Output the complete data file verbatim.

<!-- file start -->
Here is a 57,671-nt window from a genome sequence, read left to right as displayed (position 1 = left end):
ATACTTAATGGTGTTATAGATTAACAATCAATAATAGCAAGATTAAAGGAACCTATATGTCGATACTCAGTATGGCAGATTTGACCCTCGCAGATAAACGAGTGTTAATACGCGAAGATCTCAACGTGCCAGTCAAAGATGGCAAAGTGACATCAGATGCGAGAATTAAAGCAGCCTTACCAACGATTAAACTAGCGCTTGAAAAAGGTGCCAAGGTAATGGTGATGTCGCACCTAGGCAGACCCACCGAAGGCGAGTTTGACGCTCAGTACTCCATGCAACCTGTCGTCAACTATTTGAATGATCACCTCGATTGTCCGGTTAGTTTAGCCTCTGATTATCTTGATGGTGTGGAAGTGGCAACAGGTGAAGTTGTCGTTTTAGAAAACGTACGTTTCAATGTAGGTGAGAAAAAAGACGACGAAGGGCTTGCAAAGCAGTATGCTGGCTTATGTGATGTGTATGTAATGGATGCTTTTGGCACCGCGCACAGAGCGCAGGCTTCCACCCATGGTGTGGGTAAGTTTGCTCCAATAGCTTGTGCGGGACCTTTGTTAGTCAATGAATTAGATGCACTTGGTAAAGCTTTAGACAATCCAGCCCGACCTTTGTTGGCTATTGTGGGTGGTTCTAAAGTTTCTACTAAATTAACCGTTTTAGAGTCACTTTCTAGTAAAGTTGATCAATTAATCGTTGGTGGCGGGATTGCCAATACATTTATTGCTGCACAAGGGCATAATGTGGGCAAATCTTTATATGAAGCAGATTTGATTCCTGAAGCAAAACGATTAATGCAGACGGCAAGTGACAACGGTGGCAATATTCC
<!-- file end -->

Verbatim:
Here is a 57,671-nt window from a genome sequence, read left to right as displayed (position 1 = left end):
ATACTTAATGGTGTTATAGATTAACAATCAATAATAGCAAGATTAAAGGAACCTATATGTCGATACTCAGTATGGCAGATTTGACCCTCGCAGATAAACGAGTGTTAATACGCGAAGATCTCAACGTGCCAGTCAAAGATGGCAAAGTGACATCAGATGCGAGAATTAAAGCAGCCTTACCAACGATTAAACTAGCGCTTGAAAAAGGTGCCAAGGTAATGGTGATGTCGCACCTAGGCAGACCCACCGAAGGCGAGTTTGACGCTCAGTACTCCATGCAACCTGTCGTCAACTATTTGAATGATCACCTCGATTGTCCGGTTAGTTTAGCCTCTGATTATCTTGATGGTGTGGAAGTGGCAACAGGTGAAGTTGTCGTTTTAGAAAACGTACGTTTCAATGTAGGTGAGAAAAAAGACGACGAAGGGCTTGCAAAGCAGTATGCTGGCTTATGTGATGTGTATGTAATGGATGCTTTTGGCACCGCGCACAGAGCGCAGGCTTCCACCCATGGTGTGGGTAAGTTTGCTCCAATAGCTTGTGCGGGACCTTTGTTAGTCAATGAATTAGATGCACTTGGTAAAGCTTTAGACAATCCAGCCCGACCTTTGTTGGCTATTGTGGGTGGTTCTAAAGTTTCTACTAAATTAACCGTTTTAGAGTCACTTTCTAGTAAAGTTGATCAATTAATCGTTGGTGGCGGGATTGCCAATACATTTATTGCTGCACAAGGGCATAATGTGGGCAAATCTTTATATGAAGCAGATTTGATTCCTGAAGCAAAACGATTAATGCAGACGGCAAGTGACAACGGTGGCAATATTCC